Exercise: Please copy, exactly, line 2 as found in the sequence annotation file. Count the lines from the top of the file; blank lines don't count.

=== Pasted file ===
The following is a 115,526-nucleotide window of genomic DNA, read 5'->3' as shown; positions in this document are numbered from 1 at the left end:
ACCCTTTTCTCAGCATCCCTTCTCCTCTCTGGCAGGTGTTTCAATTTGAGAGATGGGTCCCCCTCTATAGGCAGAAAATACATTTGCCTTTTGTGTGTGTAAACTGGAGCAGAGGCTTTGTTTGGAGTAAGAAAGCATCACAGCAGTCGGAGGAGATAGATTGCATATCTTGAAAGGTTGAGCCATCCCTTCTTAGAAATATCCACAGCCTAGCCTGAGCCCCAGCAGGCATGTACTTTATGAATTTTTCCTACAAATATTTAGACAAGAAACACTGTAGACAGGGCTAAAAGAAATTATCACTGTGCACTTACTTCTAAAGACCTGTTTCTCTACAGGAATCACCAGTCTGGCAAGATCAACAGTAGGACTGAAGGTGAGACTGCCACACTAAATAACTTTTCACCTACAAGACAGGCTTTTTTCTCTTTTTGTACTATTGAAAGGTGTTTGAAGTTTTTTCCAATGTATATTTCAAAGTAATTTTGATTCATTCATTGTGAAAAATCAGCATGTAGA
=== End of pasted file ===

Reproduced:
ACCCTTTTCTCAGCATCCCTTCTCCTCTCTGGCAGGTGTTTCAATTTGAGAGATGGGTCCCCCTCTATAGGCAGAAAATACATTTGCCTTTTGTGTGTGTAAACTGGAGCAGAGGCTTTGTTTGGAGTAAGAAAGCATCACAGCAGTCGGAGGAGATAGATTGCATATCTTGAAAGGTTGAGCCATCCCTTCTTAGAAATATCCACAGCCTAGCCTGAGCCCCAGCAGGCATGTACTTTATGAATTTTTCCTACAAATATTTAGACAAGAAACACTGTAGACAGGGCTAAAAGAAATTATCACTGTGCACTTACTTCTAAAGACCTGTTTCTCTACAGGAATCACCAGTCTGGCAAGATCAACAGTAGGACTGAAGGTGAGACTGCCACACTAAATAACTTTTCACCTACAAGACAGGCTTTTTTCTCTTTTTGTACTATTGAAAGGTGTTTGAAGTTTTTTCCAATGTATATTTCAAAGTAATTTTGATTCATTCATTGTGAAAAATCAGCATGTAGA